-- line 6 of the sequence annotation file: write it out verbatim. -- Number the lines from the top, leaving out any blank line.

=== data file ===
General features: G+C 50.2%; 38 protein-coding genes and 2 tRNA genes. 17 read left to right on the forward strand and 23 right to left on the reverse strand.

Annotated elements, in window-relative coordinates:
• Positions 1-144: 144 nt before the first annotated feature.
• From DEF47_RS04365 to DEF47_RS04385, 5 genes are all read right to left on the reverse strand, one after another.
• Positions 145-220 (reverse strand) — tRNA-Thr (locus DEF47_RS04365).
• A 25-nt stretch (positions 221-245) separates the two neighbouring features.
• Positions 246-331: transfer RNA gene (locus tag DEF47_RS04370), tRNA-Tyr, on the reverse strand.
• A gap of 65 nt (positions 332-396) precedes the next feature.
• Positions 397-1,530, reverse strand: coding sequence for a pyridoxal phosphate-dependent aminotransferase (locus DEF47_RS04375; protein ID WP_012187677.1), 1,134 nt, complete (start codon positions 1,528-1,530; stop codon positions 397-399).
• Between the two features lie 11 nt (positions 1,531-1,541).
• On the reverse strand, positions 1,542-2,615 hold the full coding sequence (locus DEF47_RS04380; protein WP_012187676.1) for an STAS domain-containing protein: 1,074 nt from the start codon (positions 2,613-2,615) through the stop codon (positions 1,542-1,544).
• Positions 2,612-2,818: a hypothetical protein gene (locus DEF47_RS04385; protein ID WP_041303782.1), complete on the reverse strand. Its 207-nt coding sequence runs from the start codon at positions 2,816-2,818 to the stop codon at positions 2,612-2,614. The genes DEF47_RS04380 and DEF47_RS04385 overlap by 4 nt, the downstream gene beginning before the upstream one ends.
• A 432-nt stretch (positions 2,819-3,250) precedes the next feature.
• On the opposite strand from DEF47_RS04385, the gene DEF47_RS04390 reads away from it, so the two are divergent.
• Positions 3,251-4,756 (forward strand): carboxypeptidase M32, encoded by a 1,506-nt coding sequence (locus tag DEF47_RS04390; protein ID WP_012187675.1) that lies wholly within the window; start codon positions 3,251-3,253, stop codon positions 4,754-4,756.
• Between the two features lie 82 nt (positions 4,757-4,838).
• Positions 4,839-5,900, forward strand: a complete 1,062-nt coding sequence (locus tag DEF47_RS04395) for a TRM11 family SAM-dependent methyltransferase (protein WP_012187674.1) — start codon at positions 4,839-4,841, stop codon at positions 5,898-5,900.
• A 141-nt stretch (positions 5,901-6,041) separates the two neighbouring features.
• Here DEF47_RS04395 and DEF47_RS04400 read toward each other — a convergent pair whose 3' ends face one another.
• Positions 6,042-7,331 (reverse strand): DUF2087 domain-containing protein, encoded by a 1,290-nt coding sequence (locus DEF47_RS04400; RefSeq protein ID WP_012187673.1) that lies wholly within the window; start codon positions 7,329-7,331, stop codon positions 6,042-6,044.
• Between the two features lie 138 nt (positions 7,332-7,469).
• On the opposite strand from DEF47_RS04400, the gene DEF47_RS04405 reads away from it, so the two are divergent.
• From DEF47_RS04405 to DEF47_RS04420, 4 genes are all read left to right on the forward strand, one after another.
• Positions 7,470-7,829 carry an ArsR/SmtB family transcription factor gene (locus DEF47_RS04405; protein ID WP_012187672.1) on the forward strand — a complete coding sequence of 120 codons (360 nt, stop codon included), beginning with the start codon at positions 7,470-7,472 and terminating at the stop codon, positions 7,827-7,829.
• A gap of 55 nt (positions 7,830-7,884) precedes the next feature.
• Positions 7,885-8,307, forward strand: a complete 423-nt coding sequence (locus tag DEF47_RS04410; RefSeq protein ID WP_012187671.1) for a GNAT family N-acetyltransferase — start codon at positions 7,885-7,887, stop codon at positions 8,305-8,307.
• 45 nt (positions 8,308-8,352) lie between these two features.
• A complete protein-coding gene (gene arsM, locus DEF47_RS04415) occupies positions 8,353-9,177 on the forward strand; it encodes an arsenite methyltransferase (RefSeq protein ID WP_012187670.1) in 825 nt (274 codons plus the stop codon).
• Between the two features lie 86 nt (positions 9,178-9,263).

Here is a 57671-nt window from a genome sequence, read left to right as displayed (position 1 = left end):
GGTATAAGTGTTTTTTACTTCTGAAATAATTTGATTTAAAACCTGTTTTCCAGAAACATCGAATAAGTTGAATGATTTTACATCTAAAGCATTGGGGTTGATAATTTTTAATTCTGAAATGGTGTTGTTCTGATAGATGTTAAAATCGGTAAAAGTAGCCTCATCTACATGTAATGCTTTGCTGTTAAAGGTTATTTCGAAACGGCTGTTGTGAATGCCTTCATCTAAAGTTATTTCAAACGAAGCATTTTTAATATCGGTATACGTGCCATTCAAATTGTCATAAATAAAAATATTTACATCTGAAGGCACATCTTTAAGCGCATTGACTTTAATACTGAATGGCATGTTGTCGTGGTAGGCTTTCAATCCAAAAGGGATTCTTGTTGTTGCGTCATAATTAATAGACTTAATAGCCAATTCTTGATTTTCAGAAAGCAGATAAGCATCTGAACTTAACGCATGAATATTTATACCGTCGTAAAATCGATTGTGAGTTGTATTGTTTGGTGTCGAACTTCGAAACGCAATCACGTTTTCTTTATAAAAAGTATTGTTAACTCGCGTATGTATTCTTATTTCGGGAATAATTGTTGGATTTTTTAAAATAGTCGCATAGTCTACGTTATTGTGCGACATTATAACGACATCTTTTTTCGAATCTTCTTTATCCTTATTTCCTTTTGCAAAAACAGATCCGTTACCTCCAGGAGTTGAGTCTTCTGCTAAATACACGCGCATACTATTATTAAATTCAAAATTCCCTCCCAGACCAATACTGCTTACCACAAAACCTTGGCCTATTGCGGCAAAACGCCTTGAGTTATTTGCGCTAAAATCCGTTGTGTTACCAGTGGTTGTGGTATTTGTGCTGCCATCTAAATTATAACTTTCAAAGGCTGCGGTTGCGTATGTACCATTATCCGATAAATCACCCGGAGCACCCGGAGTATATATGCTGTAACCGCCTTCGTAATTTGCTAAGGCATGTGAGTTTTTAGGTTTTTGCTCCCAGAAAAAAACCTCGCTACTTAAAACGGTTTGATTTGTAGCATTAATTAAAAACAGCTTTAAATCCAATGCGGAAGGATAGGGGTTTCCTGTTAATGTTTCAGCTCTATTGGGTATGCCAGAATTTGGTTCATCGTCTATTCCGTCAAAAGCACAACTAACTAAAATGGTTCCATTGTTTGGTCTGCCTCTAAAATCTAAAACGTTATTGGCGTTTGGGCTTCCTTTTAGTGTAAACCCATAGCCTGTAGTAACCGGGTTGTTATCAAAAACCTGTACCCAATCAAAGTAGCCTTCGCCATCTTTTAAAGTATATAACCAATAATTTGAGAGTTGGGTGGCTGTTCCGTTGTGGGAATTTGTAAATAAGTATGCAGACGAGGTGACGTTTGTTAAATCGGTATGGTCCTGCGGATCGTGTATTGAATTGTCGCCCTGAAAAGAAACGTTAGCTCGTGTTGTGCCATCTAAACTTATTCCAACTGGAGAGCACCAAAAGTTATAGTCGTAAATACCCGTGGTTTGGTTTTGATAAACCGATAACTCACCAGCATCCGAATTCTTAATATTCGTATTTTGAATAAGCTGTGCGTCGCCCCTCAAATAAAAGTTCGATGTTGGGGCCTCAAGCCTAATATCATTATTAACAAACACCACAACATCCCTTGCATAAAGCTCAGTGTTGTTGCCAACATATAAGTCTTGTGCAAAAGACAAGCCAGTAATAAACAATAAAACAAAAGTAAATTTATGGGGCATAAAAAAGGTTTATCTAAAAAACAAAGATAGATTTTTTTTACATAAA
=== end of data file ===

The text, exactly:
• A 25-nt stretch (positions 221-245) separates the two neighbouring features.